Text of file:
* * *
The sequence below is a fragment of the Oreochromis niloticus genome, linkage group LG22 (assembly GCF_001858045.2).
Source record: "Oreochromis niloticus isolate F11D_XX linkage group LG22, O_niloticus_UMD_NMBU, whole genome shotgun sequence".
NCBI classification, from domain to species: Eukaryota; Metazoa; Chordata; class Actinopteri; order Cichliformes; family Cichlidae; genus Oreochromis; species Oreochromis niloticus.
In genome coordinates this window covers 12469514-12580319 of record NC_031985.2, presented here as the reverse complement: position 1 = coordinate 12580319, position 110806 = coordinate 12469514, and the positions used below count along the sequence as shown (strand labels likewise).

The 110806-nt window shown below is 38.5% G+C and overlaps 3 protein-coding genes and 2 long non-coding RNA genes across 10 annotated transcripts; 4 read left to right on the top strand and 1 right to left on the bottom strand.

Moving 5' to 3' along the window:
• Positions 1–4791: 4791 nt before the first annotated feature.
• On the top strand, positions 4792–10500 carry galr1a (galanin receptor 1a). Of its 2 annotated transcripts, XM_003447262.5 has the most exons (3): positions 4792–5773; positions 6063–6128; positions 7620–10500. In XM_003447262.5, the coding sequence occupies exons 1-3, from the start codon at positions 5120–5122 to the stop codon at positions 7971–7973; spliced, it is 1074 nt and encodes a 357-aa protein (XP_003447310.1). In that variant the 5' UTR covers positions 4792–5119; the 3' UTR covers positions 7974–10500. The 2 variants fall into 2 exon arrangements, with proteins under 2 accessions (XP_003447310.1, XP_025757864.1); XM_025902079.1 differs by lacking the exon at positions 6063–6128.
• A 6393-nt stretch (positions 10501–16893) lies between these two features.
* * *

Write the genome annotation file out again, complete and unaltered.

The sequence below is a fragment of the Oreochromis niloticus genome, linkage group LG22 (assembly GCF_001858045.2).
Source record: "Oreochromis niloticus isolate F11D_XX linkage group LG22, O_niloticus_UMD_NMBU, whole genome shotgun sequence".
NCBI classification, from domain to species: Eukaryota; Metazoa; Chordata; class Actinopteri; order Cichliformes; family Cichlidae; genus Oreochromis; species Oreochromis niloticus.
In genome coordinates this window covers 12469514-12580319 of record NC_031985.2, presented here as the reverse complement: position 1 = coordinate 12580319, position 110806 = coordinate 12469514, and the positions used below count along the sequence as shown (strand labels likewise).

The 110806-nt window shown below is 38.5% G+C and overlaps 3 protein-coding genes and 2 long non-coding RNA genes across 10 annotated transcripts; 4 read left to right on the top strand and 1 right to left on the bottom strand.

Moving 5' to 3' along the window:
• Positions 1–4791: 4791 nt before the first annotated feature.
• On the top strand, positions 4792–10500 carry galr1a (galanin receptor 1a). Of its 2 annotated transcripts, XM_003447262.5 has the most exons (3): positions 4792–5773; positions 6063–6128; positions 7620–10500. In XM_003447262.5, the coding sequence occupies exons 1-3, from the start codon at positions 5120–5122 to the stop codon at positions 7971–7973; spliced, it is 1074 nt and encodes a 357-aa protein (XP_003447310.1). In that variant the 5' UTR covers positions 4792–5119; the 3' UTR covers positions 7974–10500. The 2 variants fall into 2 exon arrangements, with proteins under 2 accessions (XP_003447310.1, XP_025757864.1); XM_025902079.1 differs by lacking the exon at positions 6063–6128.
• A 6393-nt stretch (positions 10501–16893) lies between these two features.